Yes, penile reconstruction can affect an individual’s ability to undergo cancer screenings or other medical exams.
One of the most common cancer screenings for men is the digital rectal exam (DRE), which is used to check for prostate cancer. During a DRE, the doctor inserts a gloved finger into the rectum to feel for any abnormalities. If a man has had a penile reconstruction that has shortened or narrowed the urethra, it may be difficult or impossible for the doctor to perform a DRE.
Other medical exams, such as urodynamic testing and cystoscopy, may also be difficult or impossible to perform after penile reconstruction. Urodynamic testing is used to measure the pressure and flow of urine, while cystoscopy is a procedure used to visualize the inside of the bladder and urethra. Both of these procedures require the insertion of a thin tube through the urethra.
In addition to the physical challenges, men who have had penile reconstruction may also experience emotional discomfort during cancer screenings or other medical exams. This is because these exams can be a reminder of the cancer that led to the reconstruction in the first place.
It is important for men who have had penile reconstruction to discuss their concerns with their doctor. The doctor can help them to develop a plan for cancer screenings and other medical exams that is tailored to their individual needs.
Here are some tips for men who have had penile reconstruction and need to undergo cancer screenings or other medical exams:
- Talk to your doctor about your concerns and develop a plan that is right for you.
- Be prepared to explain your penile reconstruction to the doctor or other healthcare professional who will be performing the exam.
- Ask the doctor or other healthcare professional to be sensitive to your needs and feelings.
- If you experience any discomfort during the exam, let the doctor or other healthcare professional know.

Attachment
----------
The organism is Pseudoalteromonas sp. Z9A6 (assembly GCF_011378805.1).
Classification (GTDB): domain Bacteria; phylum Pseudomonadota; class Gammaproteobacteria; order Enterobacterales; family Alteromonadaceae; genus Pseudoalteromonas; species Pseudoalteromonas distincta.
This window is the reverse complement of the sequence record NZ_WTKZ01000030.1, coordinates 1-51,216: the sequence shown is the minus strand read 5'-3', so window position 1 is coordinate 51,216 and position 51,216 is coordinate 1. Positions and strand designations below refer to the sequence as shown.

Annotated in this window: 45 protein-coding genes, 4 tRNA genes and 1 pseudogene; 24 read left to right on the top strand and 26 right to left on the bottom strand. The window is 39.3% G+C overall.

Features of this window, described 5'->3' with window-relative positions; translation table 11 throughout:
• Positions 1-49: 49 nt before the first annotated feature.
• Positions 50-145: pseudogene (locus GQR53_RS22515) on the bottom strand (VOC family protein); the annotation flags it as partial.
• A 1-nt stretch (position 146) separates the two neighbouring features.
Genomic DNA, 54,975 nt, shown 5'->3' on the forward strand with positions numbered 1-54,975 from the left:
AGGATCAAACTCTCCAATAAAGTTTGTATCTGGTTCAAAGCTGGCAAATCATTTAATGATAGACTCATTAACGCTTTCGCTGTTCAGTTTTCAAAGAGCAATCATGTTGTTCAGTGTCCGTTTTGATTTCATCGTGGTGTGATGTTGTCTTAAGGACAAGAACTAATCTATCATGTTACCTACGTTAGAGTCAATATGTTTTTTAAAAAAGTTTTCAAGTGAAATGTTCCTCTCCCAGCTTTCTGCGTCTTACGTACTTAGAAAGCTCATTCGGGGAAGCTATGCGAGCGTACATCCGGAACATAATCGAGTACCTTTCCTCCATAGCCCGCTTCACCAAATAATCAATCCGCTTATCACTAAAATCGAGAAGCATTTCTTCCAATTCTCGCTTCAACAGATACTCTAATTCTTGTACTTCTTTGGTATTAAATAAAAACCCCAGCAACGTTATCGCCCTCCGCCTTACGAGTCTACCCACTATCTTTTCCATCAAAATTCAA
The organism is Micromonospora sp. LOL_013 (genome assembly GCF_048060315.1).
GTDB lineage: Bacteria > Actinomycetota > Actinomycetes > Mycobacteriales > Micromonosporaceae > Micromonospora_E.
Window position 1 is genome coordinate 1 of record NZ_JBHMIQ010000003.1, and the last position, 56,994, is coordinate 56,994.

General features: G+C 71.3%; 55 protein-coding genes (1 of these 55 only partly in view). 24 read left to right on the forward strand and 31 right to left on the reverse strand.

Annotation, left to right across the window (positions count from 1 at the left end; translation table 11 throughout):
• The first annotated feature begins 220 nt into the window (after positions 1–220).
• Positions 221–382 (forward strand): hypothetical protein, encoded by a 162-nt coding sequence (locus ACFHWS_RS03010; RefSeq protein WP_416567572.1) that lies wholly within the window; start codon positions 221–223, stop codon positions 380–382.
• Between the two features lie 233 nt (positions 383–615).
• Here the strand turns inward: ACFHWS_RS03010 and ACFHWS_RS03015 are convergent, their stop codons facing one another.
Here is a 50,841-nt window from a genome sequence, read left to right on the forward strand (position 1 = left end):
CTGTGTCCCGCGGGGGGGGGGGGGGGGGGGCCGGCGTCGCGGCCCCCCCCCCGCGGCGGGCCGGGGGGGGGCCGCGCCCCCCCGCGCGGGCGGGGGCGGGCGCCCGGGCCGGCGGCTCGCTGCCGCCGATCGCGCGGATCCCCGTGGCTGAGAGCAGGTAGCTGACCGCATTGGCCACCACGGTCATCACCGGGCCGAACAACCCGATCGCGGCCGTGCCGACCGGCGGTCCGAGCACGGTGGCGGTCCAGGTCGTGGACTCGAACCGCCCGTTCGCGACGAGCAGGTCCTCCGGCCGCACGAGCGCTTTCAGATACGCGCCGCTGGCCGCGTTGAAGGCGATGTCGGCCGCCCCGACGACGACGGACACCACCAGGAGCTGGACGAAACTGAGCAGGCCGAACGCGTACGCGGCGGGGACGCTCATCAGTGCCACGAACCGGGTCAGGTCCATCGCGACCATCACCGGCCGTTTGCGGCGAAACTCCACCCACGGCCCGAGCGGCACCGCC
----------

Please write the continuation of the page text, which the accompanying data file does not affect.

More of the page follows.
Penile reconstruction surgeries, such as phalloplasty and metoidioplasty, should not inherently affect an individual’s ability to undergo cancer screenings or other medical exams. However, there are some important considerations to keep in mind:
- Self-Examinations: Regardless of the type of genital surgery an individual has undergone, it is essential to continue regular self-examinations of the genital area. Self-examinations can help detect any changes or abnormalities that may require medical attention.
- Cancer Screening: Certain cancers, such as penile cancer, can still occur in individuals who have undergone penile reconstruction. Routine cancer screenings, such as visual inspections, may still be recommended by healthcare providers as part of ongoing healthcare maintenance. The frequency and type of screenings may vary based on individual risk factors and medical history.
- Pelvic Examinations: Some individuals may also need pelvic examinations as part of their routine healthcare, especially if they have reproductive organs (e.g., ovaries, uterus) or if they are at risk for conditions that affect the pelvic area. Pelvic examinations can be performed by a gynecologist or other qualified healthcare provider.
- Communication with Healthcare Providers: It is important to communicate with healthcare providers about the type of surgery an individual has undergone and any relevant medical history. This information will help healthcare providers tailor their approach to cancer screenings and medical exams as needed.
- Transgender-Affirming Care: Seek out healthcare providers who are experienced in transgender-affirming care. They can provide guidance on appropriate screenings and exams based on an individual’s specific medical needs and history.
- Medical History Documentation: Keep a detailed record of one’s medical history, including the type of genital surgery, any complications or revisions, and relevant dates. This information can be shared with healthcare providers as needed.